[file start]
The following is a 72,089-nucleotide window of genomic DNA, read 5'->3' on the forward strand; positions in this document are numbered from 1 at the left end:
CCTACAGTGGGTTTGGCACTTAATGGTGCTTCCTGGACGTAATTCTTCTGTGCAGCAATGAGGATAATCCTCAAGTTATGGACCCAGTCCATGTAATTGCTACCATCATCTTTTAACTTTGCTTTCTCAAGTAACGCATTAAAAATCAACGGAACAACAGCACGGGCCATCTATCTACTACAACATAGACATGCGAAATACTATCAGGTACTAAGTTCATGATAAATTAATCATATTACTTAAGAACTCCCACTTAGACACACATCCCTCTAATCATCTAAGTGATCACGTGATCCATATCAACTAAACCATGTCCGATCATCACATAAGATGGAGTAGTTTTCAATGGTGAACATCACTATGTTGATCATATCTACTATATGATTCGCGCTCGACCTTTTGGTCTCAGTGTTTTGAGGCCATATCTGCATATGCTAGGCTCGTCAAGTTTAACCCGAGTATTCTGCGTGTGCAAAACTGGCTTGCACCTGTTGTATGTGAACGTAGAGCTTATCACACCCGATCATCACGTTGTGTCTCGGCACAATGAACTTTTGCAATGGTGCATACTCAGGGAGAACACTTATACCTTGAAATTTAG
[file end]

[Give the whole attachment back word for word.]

The following is a 72,089-nucleotide window of genomic DNA, read 5'->3' on the forward strand; positions in this document are numbered from 1 at the left end:
CCTACAGTGGGTTTGGCACTTAATGGTGCTTCCTGGACGTAATTCTTCTGTGCAGCAATGAGGATAATCCTCAAGTTATGGACCCAGTCCATGTAATTGCTACCATCATCTTTTAACTTTGCTTTCTCAAGTAACGCATTAAAAATCAACGGAACAACAGCACGGGCCATCTATCTACTACAACATAGACATGCGAAATACTATCAGGTACTAAGTTCATGATAAATTAATCATATTACTTAAGAACTCCCACTTAGACACACATCCCTCTAATCATCTAAGTGATCACGTGATCCATATCAACTAAACCATGTCCGATCATCACATAAGATGGAGTAGTTTTCAATGGTGAACATCACTATGTTGATCATATCTACTATATGATTCGCGCTCGACCTTTTGGTCTCAGTGTTTTGAGGCCATATCTGCATATGCTAGGCTCGTCAAGTTTAACCCGAGTATTCTGCGTGTGCAAAACTGGCTTGCACCTGTTGTATGTGAACGTAGAGCTTATCACACCCGATCATCACGTTGTGTCTCGGCACAATGAACTTTTGCAATGGTGCATACTCAGGGAGAACACTTATACCTTGAAATTTAG